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VOL. 129 | NO. 141 | Tuesday, July 22, 2014

Biller Looks to Minority-Business Law Practice

By Bill Dries

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After 45 years practicing law in big firms, medium-sized firms and his own small practice in Memphis, Stephen Biller watched as the issue of minority business development and minority contracting surfaced again locally this spring.

BILLER

The renewed effort to include firms owned by African-Americans, Latinos, other minorities and women to a greater degree not only in government contracting but also in the business of Memphis in general coincided with Biller’s own thoughts about his law practice.

“I’m a small business, and I know that there are not too many lawyers out there … who would make themselves available to field questions and give advice for less than the high hourly going rate, like $350 to $400 an hour,” Biller said. “I should go on out there and let these people know that they don’t have to pay high dollars. … I can provide a service to them in many fields at a reduced rate. If there’s a service that I can’t provide, I have other attorneys I work with who specialize in that particular subject that they want advice on.”

And that kind of coordination is what Biller wants to continue to oversee beyond a regular referral.

“I have people I make use of. I don’t just send a client off to these people,” he said. “I monitor the whole thing. I’m responsible so they don’t lose contact if they have more questions or are not satisfied with the answers that are given.”

For the last three to four months, Biller has been developing contacts with organizations that work specifically on minority contracting issues.

“I think it’s very vital and contributes probably way beyond their numbers or their gross business or what have you. But they are almost like a ship without oars,” Biller said of the coalitions around the issue. “They got themselves together to have a voice. But those organizations themselves need advice as to what information they have to pass on to their members so they can have a viable organization.”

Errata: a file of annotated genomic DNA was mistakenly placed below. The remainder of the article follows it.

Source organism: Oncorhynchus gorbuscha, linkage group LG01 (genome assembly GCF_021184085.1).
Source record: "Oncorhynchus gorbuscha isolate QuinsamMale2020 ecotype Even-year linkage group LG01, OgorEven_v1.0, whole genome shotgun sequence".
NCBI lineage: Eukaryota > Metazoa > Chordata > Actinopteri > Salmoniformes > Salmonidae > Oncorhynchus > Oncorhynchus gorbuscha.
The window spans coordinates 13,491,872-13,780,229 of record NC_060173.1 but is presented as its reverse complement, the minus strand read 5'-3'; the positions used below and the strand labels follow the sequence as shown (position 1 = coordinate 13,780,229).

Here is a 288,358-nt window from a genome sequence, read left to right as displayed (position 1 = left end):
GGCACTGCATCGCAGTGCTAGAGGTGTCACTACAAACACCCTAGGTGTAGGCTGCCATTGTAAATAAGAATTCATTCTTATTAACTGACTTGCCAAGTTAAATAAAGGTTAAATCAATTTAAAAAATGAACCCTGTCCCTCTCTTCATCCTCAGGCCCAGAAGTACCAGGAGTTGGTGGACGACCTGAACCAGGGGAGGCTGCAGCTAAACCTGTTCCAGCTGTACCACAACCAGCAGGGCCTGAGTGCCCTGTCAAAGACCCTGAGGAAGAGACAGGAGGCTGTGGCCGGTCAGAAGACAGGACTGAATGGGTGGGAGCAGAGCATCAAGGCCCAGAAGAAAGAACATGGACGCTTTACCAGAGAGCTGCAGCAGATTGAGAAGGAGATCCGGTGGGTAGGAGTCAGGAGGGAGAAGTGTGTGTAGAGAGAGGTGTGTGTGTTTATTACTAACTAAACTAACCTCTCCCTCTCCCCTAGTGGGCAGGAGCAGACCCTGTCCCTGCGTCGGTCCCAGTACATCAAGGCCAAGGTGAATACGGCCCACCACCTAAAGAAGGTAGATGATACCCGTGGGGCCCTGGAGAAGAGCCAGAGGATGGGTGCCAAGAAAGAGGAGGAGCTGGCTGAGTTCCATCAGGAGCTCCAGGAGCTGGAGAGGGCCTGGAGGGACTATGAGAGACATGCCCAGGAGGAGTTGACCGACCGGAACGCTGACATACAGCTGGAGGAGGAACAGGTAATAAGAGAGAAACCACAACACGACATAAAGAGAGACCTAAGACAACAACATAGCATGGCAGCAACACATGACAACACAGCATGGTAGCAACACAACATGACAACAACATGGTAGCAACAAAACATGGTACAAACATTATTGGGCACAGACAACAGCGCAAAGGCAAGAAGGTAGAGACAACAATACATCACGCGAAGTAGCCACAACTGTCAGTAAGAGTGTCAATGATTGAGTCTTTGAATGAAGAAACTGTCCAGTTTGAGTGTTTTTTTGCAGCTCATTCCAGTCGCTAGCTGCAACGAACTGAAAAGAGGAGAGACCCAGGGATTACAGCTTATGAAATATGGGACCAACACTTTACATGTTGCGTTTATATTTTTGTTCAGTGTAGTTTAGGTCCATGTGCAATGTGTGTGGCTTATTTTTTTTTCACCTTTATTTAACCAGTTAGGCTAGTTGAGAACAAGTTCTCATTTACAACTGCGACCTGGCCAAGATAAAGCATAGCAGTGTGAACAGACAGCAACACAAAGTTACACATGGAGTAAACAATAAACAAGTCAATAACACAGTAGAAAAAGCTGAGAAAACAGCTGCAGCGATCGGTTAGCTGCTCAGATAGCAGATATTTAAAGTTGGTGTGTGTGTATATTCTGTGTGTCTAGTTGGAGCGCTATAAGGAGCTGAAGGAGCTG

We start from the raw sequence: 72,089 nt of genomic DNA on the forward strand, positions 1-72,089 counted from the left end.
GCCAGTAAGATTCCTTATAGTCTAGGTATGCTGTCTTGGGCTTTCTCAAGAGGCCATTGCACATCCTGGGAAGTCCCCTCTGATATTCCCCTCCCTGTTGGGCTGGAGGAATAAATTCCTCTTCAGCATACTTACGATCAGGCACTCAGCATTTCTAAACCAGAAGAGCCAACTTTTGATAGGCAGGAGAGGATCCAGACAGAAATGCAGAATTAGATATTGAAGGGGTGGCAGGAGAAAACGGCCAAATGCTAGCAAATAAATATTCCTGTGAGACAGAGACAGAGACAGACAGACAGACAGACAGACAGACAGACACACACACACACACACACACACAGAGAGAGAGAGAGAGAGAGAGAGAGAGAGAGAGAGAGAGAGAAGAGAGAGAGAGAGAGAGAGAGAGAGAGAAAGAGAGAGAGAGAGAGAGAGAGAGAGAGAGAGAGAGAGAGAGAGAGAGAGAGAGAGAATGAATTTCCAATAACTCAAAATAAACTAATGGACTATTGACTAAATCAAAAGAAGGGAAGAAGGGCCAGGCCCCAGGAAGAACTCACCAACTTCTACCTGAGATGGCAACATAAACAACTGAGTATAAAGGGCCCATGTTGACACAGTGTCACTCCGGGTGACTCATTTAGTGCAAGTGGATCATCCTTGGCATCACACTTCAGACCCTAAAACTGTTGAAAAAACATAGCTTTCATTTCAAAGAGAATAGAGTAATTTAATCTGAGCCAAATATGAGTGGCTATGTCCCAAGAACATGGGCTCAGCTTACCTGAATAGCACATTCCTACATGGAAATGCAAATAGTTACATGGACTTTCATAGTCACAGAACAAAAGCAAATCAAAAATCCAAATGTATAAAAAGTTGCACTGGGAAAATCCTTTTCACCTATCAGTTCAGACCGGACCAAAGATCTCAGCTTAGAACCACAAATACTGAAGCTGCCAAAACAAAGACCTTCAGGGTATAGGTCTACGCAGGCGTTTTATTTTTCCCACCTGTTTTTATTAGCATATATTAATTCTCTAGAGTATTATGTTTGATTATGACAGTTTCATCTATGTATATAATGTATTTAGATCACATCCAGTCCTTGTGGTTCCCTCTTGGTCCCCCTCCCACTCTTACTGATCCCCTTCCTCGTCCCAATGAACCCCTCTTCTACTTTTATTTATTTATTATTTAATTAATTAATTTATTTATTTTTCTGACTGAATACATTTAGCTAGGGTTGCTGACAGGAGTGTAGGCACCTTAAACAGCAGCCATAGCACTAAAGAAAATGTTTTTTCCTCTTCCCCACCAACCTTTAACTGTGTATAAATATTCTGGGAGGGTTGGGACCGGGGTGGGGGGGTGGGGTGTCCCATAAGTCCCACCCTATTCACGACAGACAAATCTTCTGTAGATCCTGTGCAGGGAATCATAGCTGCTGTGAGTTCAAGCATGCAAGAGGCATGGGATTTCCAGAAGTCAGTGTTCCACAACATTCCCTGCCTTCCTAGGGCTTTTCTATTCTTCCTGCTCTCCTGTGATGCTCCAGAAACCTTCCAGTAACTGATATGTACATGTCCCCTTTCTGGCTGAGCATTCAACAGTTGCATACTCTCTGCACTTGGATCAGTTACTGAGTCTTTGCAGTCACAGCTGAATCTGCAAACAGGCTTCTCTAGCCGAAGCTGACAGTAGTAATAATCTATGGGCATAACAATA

Some small-business owners have long complained that particularly with government contracts, the programs for minority businesses are too complex and have too much red tape for any small-business owner to have the time to undertake while keeping their business afloat.

“They are multitasking under the best of circumstances,” Biller agreed. “It’s very difficult.”

Apart from issues unique to minority businesses, Biller said he sees his legal practice as also undertaking the issues that all small businesses encounter.

“It’s more along the lines of small-business needs, but knowing people who know their way around the city maze or the county maze or the federal maze,” he added. “I want to become an ombudsmen for them in those particular areas – get to the source, get it going. Who do you contact? How do you do it? Things of that nature that they don’t have time to investigate or do.”

In his experience, Biller said, the most common issue for many businesses is what type of business to become – a corporation, a limited liability corporation or a sole proprietorship.

“You’ve got to look at the business, the nature of the business. How many people are involved? A corporation may be the best thing, not necessarily from a tax standpoint but from an operational standpoint. … LLCs are a little more expensive than corporations because of the reporting requirements,” he said. “Sole proprietorship – yes, it’s risky. But that’s what you have insurance for. A lot of people use a single-member LLC. But you’ve still got to file two tax returns. It’s a matter of not just running out the door and getting a form and saying, ‘I’m going to incorporate.’ There’s ways of protecting your name without incorporating, both at the federal level and the state level. There’s all these moving parts that need to be considered and not one solution for all people.”

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